Just to show that I’m not entirely off my rocker, I will acknowledge a few things. There is some truth to the story. Brahms probably loved Clara; though no one knows whether or not the relationship was ever physically consummated. Also, the slow, middle movement of the concerto may even be a musical portrait of Clara (where I found this tidbit of information is now lost; and Wikipedia is no help nor is it exactly reliable).
So there may be an element of truth to Richard’s impressions. However, to quote a famous thinker:
I think it clearly indicates the composer's deep seed estrangement from [his] 1st cousin (once removed) on [his] mother's (older) sister's side, most-likely over a dispute during a game of pinochle in which [Brahms] originally claimed a trick with [his] Trump Marriage, but then decided to replay [his] cards as part of a double run. Calamity ensued. Anybody who knows anything about music would know that...it's made perfectly clear in the manner in which the crotales double the clarinet obligato (which can only occur after the presentation of invertible counterpoint in the upper strings, otherwise it would suggest the game of Chutes and Ladders) and resolve using a Landini cadence in augmentation while foreshadowing a crab canon. And the high B in the piccolo...how could you hear anything but [Brahms’] cousin telling [him] that her mother makes terrible oatmeal raisin cookies and the whole family has been lying to protect her feelings. I think it's pretty easy to make that out. -Gustav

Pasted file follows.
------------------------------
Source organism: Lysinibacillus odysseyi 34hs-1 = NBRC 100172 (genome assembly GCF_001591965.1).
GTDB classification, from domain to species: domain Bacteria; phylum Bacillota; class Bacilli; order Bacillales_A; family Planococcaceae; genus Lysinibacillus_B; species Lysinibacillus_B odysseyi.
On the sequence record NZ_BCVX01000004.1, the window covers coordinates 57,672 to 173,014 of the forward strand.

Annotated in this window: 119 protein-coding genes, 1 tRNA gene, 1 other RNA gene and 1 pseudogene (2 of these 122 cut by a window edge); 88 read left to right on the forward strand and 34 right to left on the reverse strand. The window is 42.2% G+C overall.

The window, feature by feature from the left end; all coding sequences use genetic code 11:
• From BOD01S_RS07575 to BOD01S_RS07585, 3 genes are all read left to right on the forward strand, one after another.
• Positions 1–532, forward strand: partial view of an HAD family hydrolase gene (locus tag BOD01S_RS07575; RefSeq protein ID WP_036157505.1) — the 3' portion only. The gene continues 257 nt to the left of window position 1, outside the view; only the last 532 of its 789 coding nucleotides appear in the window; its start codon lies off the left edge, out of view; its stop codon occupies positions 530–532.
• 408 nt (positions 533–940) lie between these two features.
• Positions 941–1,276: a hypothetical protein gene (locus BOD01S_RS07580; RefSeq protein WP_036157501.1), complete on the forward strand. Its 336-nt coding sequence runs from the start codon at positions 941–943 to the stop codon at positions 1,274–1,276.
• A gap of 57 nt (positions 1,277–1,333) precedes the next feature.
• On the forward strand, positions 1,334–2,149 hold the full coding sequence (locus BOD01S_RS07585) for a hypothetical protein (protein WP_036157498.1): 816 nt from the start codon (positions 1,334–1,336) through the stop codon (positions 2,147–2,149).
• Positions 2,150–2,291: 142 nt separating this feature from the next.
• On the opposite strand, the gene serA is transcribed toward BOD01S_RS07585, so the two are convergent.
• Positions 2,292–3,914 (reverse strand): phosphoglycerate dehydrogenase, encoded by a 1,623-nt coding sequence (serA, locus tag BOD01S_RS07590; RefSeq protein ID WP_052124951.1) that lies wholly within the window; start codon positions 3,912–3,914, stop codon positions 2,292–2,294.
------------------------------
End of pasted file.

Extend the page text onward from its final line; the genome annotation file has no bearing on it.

Unless there is proof, i.e., if Brahms had, in Mahlerian fashion, scribbled clues in the margins of the score (or the title), written program notes, letters, email or text-messaged the story to us, informing us that the concerto’s “story line” was, in fact, definitely, beyond a shadow of a doubt, concrete—unless there is that kind of proof, the sounds that reach your ear, from the performers’ instruments, played by performers with brains, led by black dots on a page and a conductor to help keep everyone together, written by a composer who was, “experimenting and feeling [his] way,” then those sounds must be, must be interpreted by the listener.
Do you now see how it’s your fanciful story projecting itself onto the music? Yes? Good.
Also, this is why we often butt heads with critics. When they say things that are only vaguely true, or simply false, we can’t help but think of the poor layman reading this stuff, what effect it might have on their musical perceptions, their tastes, their knowledge. And, as a composer, I worry a lot about having to explain my work to the audience in these terms, terms that may not apply or dumb down the conversation. “Uh...the narrative of my piece is...uh, butterflies.” I mean, the audience is intelligent, but the information they receive is often...well, backwards, at best.
And this is why we exist, to repeat myself for the billion-googleth time, to help close the gaps in our dialog.
Speaking of dialog, here’s a delicious writing assignment: Yummy Fun!
And the Brahms Piano Concerto in D minor, Op. 15, part 1, part 2, part 3, part 4, part 5
*Winner of the coveted “Most prepositional phrases in a sentence fragment” prize.